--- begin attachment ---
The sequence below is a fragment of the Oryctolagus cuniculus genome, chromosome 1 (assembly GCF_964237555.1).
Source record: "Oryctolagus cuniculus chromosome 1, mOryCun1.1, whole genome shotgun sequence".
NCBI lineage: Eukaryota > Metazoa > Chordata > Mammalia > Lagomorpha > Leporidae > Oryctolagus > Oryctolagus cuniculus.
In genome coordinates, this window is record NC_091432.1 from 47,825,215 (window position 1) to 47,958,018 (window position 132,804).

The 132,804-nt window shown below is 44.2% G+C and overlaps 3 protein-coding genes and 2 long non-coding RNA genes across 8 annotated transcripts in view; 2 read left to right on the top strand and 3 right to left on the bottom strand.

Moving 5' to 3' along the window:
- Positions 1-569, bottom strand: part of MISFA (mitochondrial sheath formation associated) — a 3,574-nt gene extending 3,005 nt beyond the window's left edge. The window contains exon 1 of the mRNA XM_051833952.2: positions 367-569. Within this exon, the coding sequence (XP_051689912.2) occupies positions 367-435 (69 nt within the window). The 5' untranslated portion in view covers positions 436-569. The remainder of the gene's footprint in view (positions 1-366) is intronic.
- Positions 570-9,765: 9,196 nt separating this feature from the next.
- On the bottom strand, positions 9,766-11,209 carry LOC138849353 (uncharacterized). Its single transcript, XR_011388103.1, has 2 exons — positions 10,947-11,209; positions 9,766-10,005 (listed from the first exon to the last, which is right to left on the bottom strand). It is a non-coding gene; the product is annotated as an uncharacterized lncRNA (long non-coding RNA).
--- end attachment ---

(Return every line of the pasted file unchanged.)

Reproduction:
The sequence below is a fragment of the Oryctolagus cuniculus genome, chromosome 1 (assembly GCF_964237555.1).
Source record: "Oryctolagus cuniculus chromosome 1, mOryCun1.1, whole genome shotgun sequence".
NCBI lineage: Eukaryota > Metazoa > Chordata > Mammalia > Lagomorpha > Leporidae > Oryctolagus > Oryctolagus cuniculus.
In genome coordinates, this window is record NC_091432.1 from 47,825,215 (window position 1) to 47,958,018 (window position 132,804).

The 132,804-nt window shown below is 44.2% G+C and overlaps 3 protein-coding genes and 2 long non-coding RNA genes across 8 annotated transcripts in view; 2 read left to right on the top strand and 3 right to left on the bottom strand.

Moving 5' to 3' along the window:
- Positions 1-569, bottom strand: part of MISFA (mitochondrial sheath formation associated) — a 3,574-nt gene extending 3,005 nt beyond the window's left edge. The window contains exon 1 of the mRNA XM_051833952.2: positions 367-569. Within this exon, the coding sequence (XP_051689912.2) occupies positions 367-435 (69 nt within the window). The 5' untranslated portion in view covers positions 436-569. The remainder of the gene's footprint in view (positions 1-366) is intronic.
- Positions 570-9,765: 9,196 nt separating this feature from the next.
- On the bottom strand, positions 9,766-11,209 carry LOC138849353 (uncharacterized). Its single transcript, XR_011388103.1, has 2 exons — positions 10,947-11,209; positions 9,766-10,005 (listed from the first exon to the last, which is right to left on the bottom strand). It is a non-coding gene; the product is annotated as an uncharacterized lncRNA (long non-coding RNA).